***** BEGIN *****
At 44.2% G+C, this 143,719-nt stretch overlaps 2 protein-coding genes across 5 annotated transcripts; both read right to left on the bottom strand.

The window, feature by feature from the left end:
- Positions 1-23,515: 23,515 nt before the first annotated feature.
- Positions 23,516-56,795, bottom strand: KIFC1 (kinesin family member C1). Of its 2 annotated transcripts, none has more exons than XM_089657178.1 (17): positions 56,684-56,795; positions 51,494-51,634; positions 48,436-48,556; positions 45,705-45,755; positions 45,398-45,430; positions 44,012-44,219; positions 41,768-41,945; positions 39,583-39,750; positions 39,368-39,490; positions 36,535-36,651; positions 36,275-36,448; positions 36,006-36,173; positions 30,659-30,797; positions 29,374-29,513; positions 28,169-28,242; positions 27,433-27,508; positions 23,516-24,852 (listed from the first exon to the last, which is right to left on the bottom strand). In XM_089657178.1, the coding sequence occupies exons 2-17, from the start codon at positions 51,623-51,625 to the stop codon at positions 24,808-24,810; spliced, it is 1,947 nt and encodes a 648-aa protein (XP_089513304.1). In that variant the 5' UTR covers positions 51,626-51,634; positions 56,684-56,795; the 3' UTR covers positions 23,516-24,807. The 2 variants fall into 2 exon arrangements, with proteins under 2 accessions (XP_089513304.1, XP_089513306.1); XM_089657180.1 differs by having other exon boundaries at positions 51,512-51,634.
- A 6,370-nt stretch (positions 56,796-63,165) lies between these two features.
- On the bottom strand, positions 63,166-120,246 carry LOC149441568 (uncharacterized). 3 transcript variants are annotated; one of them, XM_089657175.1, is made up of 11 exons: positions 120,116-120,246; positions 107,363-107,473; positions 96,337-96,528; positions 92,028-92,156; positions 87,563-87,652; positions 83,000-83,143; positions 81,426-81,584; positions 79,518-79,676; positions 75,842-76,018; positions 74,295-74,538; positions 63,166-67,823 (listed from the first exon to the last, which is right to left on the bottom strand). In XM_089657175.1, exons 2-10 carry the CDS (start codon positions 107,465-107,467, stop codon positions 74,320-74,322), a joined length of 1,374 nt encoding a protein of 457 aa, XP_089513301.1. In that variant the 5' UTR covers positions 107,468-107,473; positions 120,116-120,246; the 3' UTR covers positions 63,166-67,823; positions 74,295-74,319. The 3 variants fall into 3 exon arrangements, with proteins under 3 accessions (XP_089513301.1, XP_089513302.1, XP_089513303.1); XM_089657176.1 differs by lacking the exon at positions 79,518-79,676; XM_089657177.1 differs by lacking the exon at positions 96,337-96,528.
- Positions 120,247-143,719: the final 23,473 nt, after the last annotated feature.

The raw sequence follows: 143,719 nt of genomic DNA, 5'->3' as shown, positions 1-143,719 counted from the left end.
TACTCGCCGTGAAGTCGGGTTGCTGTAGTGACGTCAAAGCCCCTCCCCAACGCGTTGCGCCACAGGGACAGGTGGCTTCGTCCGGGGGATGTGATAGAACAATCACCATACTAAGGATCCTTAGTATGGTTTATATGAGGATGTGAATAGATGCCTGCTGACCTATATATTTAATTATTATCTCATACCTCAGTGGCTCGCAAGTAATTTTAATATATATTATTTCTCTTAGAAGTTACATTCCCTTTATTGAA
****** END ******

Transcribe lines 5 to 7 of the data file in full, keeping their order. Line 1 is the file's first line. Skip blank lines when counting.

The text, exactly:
- A 6,370-nt stretch (positions 56,796-63,165) lies between these two features.
- On the bottom strand, positions 63,166-120,246 carry LOC149441568 (uncharacterized). 3 transcript variants are annotated; one of them, XM_089657175.1, is made up of 11 exons: positions 120,116-120,246; positions 107,363-107,473; positions 96,337-96,528; positions 92,028-92,156; positions 87,563-87,652; positions 83,000-83,143; positions 81,426-81,584; positions 79,518-79,676; positions 75,842-76,018; positions 74,295-74,538; positions 63,166-67,823 (listed from the first exon to the last, which is right to left on the bottom strand). In XM_089657175.1, exons 2-10 carry the CDS (start codon positions 107,465-107,467, stop codon positions 74,320-74,322), a joined length of 1,374 nt encoding a protein of 457 aa, XP_089513301.1. In that variant the 5' UTR covers positions 107,468-107,473; positions 120,116-120,246; the 3' UTR covers positions 63,166-67,823; positions 74,295-74,319. The 3 variants fall into 3 exon arrangements, with proteins under 3 accessions (XP_089513301.1, XP_089513302.1, XP_089513303.1); XM_089657176.1 differs by lacking the exon at positions 79,518-79,676; XM_089657177.1 differs by lacking the exon at positions 96,337-96,528.
- Positions 120,247-143,719: the final 23,473 nt, after the last annotated feature.